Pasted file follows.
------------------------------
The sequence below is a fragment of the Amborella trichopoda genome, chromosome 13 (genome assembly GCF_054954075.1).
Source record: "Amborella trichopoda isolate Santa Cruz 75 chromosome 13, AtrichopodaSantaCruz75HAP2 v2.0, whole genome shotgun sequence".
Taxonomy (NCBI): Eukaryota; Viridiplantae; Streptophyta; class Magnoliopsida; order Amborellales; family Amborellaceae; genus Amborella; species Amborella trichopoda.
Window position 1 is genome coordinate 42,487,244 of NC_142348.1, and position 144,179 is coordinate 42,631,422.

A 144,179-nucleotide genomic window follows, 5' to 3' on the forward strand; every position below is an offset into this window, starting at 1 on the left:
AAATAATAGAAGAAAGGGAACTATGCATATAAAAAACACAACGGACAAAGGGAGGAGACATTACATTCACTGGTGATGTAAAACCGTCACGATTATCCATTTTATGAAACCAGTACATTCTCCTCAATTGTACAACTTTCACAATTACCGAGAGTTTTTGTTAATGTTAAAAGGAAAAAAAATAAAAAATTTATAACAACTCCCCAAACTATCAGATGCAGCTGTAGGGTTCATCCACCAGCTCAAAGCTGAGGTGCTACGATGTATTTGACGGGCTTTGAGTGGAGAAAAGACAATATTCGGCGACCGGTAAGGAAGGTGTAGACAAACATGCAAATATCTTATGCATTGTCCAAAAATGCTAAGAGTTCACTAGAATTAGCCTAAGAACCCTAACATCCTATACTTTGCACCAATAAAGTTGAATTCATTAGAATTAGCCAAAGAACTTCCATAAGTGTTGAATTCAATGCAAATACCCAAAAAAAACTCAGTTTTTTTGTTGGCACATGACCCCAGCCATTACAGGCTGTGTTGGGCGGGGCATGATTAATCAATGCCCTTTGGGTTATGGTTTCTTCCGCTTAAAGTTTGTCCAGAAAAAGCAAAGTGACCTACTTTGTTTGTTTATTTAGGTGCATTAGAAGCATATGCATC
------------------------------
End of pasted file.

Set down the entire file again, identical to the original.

The sequence below is a fragment of the Amborella trichopoda genome, chromosome 13 (genome assembly GCF_054954075.1).
Source record: "Amborella trichopoda isolate Santa Cruz 75 chromosome 13, AtrichopodaSantaCruz75HAP2 v2.0, whole genome shotgun sequence".
Taxonomy (NCBI): Eukaryota; Viridiplantae; Streptophyta; class Magnoliopsida; order Amborellales; family Amborellaceae; genus Amborella; species Amborella trichopoda.
Window position 1 is genome coordinate 42,487,244 of NC_142348.1, and position 144,179 is coordinate 42,631,422.

A 144,179-nucleotide genomic window follows, 5' to 3' on the forward strand; every position below is an offset into this window, starting at 1 on the left:
AAATAATAGAAGAAAGGGAACTATGCATATAAAAAACACAACGGACAAAGGGAGGAGACATTACATTCACTGGTGATGTAAAACCGTCACGATTATCCATTTTATGAAACCAGTACATTCTCCTCAATTGTACAACTTTCACAATTACCGAGAGTTTTTGTTAATGTTAAAAGGAAAAAAAATAAAAAATTTATAACAACTCCCCAAACTATCAGATGCAGCTGTAGGGTTCATCCACCAGCTCAAAGCTGAGGTGCTACGATGTATTTGACGGGCTTTGAGTGGAGAAAAGACAATATTCGGCGACCGGTAAGGAAGGTGTAGACAAACATGCAAATATCTTATGCATTGTCCAAAAATGCTAAGAGTTCACTAGAATTAGCCTAAGAACCCTAACATCCTATACTTTGCACCAATAAAGTTGAATTCATTAGAATTAGCCAAAGAACTTCCATAAGTGTTGAATTCAATGCAAATACCCAAAAAAAACTCAGTTTTTTTGTTGGCACATGACCCCAGCCATTACAGGCTGTGTTGGGCGGGGCATGATTAATCAATGCCCTTTGGGTTATGGTTTCTTCCGCTTAAAGTTTGTCCAGAAAAAGCAAAGTGACCTACTTTGTTTGTTTATTTAGGTGCATTAGAAGCATATGCATC